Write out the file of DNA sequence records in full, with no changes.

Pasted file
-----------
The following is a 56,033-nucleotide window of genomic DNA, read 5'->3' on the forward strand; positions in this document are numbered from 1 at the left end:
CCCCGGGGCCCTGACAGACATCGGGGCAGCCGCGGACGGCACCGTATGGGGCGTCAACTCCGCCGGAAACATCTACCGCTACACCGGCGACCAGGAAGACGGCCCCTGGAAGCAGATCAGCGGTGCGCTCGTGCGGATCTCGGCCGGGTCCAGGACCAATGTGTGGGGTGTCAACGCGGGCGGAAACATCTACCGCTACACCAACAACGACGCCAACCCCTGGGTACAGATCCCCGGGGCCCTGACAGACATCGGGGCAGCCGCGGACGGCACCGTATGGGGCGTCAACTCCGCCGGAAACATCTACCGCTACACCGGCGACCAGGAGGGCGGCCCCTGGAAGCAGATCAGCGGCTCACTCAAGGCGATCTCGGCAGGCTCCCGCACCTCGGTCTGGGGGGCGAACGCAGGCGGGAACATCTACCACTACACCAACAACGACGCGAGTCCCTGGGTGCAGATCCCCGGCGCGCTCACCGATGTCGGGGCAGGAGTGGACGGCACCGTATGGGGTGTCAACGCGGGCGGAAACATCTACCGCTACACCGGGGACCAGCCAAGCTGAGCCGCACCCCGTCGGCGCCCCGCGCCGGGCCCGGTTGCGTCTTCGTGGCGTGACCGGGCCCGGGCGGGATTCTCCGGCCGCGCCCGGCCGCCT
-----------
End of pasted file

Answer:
The following is a 56,033-nucleotide window of genomic DNA, read 5'->3' on the forward strand; positions in this document are numbered from 1 at the left end:
CCCCGGGGCCCTGACAGACATCGGGGCAGCCGCGGACGGCACCGTATGGGGCGTCAACTCCGCCGGAAACATCTACCGCTACACCGGCGACCAGGAAGACGGCCCCTGGAAGCAGATCAGCGGTGCGCTCGTGCGGATCTCGGCCGGGTCCAGGACCAATGTGTGGGGTGTCAACGCGGGCGGAAACATCTACCGCTACACCAACAACGACGCCAACCCCTGGGTACAGATCCCCGGGGCCCTGACAGACATCGGGGCAGCCGCGGACGGCACCGTATGGGGCGTCAACTCCGCCGGAAACATCTACCGCTACACCGGCGACCAGGAGGGCGGCCCCTGGAAGCAGATCAGCGGCTCACTCAAGGCGATCTCGGCAGGCTCCCGCACCTCGGTCTGGGGGGCGAACGCAGGCGGGAACATCTACCACTACACCAACAACGACGCGAGTCCCTGGGTGCAGATCCCCGGCGCGCTCACCGATGTCGGGGCAGGAGTGGACGGCACCGTATGGGGTGTCAACGCGGGCGGAAACATCTACCGCTACACCGGGGACCAGCCAAGCTGAGCCGCACCCCGTCGGCGCCCCGCGCCGGGCCCGGTTGCGTCTTCGTGGCGTGACCGGGCCCGGGCGGGATTCTCCGGCCGCGCCCGGCCGCCT